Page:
Errors in estimating bias are compounded by heuristics—“shortcuts” we all use for analysis and decision making. The effect of anchoring can be substantial in any estimating process. Giving excessive weight to unimportant (or even random) data can interfere with any process generating numerical forecasts. Hearing or thinking about a number will bias the result toward that number. A single overly optimistic person (or project leader) can anchor the whole team and cause chronic probability underestimation. Because of the availability heuristic, we tend to overemphasize easily remembered or recent data, ignoring older information and unpleasant experiences that we are trying to forget. Another potential source of bias is the representativeness heuristic. When we lack directly relevant information, we plug in something that we do have or can easily get. Sometimes the information is sufficiently related and can help answer otherwise difficult questions, but we do this even when the data are completely irrelevant to the case at hand. Instead of trying to estimate the probability, for example, we might be tempted to poll the project team to see how many people think a risk might happen. The percentage of contributors who find a given risk plausible can be interesting, but it is not a good way to ascertain probability. There are many other potential pitfalls related to heuristics; these are just a few of the most significant. A good in-depth exploration of this can be found in Thinking, Fast and Slow by Daniel Kahneman.

Bias does not always contribute to inappropriately optimistic probability estimating. Anchoring can also potentially skew probability estimates to the high side. If there have been recent significant problems, the availability heuristic may result in overestimates. Although such cases may help to counter excessive optimism, they too are sources of estimating inaccuracy that you should monitor and manage.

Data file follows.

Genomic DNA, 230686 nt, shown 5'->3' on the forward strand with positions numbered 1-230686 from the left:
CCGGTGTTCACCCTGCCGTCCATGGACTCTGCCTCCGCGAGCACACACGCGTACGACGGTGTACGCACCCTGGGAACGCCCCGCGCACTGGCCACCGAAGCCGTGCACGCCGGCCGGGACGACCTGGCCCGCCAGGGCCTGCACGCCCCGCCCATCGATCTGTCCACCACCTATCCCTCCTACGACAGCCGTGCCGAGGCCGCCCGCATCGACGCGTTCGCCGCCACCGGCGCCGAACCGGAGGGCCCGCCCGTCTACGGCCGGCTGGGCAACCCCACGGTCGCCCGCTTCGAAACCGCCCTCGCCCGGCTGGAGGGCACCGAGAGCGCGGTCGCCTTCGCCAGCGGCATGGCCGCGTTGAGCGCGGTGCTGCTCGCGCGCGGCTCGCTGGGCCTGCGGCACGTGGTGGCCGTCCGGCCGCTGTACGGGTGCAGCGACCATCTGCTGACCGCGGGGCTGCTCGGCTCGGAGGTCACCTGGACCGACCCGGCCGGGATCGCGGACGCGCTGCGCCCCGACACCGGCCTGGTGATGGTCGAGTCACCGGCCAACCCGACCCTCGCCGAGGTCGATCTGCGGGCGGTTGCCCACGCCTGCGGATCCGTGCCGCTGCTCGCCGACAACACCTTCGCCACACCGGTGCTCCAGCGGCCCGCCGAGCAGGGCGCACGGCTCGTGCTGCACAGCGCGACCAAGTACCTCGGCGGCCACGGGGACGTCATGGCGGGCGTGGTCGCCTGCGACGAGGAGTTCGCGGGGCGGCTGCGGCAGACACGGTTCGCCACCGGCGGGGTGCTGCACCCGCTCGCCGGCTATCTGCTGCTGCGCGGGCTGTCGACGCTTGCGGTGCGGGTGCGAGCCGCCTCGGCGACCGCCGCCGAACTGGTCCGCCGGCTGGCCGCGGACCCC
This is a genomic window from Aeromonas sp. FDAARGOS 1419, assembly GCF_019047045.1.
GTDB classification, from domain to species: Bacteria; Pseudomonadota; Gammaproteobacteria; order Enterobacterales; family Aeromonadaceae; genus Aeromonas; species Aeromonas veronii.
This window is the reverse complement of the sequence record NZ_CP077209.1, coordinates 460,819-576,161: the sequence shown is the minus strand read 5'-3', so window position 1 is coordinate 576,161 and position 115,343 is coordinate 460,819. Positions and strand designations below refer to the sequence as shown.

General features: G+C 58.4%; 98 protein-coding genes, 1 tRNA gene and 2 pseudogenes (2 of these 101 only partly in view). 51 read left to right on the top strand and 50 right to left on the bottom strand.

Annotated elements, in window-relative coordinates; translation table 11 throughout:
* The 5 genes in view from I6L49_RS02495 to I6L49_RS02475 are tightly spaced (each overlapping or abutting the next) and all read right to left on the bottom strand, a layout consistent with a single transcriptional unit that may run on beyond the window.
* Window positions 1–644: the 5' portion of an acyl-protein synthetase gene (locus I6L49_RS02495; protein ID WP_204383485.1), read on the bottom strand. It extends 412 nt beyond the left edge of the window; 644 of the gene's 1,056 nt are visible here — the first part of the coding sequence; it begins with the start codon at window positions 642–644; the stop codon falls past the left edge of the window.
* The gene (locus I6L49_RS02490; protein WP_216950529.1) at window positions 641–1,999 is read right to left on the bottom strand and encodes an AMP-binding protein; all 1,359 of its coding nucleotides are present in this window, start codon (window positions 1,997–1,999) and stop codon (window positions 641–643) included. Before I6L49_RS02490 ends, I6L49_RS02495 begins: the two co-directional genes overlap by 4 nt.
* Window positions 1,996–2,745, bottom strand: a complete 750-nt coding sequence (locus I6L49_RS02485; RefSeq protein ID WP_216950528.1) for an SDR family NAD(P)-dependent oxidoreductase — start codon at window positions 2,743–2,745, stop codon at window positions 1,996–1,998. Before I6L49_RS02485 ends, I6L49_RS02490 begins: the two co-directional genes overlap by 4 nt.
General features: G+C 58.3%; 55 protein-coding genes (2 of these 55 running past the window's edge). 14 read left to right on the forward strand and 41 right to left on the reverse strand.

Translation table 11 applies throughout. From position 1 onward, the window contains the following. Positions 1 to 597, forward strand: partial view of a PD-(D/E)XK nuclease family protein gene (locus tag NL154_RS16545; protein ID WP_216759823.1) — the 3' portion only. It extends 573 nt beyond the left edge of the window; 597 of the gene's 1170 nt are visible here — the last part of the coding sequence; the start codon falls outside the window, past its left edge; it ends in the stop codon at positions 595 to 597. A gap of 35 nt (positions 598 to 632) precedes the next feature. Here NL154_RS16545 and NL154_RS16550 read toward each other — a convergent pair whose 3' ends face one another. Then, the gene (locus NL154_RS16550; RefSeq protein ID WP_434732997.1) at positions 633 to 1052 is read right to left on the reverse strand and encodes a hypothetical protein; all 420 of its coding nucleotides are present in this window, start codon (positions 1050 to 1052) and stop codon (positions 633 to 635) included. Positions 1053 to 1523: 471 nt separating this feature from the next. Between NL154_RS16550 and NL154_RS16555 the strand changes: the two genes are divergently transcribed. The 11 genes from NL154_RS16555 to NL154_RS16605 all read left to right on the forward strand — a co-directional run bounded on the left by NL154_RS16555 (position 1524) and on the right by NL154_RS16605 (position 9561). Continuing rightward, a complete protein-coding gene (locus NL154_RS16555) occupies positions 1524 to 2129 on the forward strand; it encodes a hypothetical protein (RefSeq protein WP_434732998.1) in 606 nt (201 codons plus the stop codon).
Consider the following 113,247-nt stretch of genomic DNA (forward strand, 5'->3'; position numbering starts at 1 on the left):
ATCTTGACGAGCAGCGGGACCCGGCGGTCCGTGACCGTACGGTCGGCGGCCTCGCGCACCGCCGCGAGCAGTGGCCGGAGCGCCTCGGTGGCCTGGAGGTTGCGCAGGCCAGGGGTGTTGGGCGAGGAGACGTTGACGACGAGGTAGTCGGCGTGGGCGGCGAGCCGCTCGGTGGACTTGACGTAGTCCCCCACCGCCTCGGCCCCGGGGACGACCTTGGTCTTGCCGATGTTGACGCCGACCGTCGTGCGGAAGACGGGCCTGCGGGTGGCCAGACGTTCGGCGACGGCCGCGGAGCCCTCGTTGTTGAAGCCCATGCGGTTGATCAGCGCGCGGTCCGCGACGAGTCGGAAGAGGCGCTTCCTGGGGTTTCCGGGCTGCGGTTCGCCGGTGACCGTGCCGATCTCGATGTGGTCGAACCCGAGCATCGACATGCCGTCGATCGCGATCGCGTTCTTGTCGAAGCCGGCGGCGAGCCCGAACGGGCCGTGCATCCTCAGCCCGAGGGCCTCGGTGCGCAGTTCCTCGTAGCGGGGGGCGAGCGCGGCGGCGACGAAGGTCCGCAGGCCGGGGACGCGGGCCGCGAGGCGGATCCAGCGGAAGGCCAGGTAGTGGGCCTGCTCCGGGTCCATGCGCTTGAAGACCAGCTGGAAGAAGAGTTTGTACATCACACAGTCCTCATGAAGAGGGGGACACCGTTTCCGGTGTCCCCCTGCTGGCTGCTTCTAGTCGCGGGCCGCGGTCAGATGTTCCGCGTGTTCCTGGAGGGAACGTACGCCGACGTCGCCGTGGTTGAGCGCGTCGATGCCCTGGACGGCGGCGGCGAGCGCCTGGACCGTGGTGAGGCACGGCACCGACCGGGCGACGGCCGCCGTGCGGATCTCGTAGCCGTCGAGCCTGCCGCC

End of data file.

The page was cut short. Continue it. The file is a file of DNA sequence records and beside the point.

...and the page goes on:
Lack of Statistical Expertise

Finally, even people who have studied statistics (including people who teach it) find explaining probabilities and understanding them daunting. For example, descriptions of medical studies are significantly easier for people to understand when they use numerical case counts (concrete data) rather than percentage-based presentation (abstract data) of exactly the same information. This becomes even more confusing when dealing with “percentages of percentages.” Few project staff members have very much education in or experience dealing with statistical concepts.

A Process for More Accurate Probability Estimating

Probability 101

Much of statistics is complicated, using lots of difficult mathematics. The parts that relate to project analysis, though, need not be terribly convoluted. The primary concept is the mean, the center of a distribution. In most cases, the simple arithmetic mean of a data population is sufficient for project discussions. In discussing risk, the standard deviation, a measure of the expected (or measured) variability about the mean, is also useful. When considering a collection of risks, incorporating correlation information into the overall project risk analysis provides additional insight. While it is possible to introduce a wide spectrum of other statistical ephemera into project analysis, however, most important questions can be addressed with a solid understanding of means and standard deviations.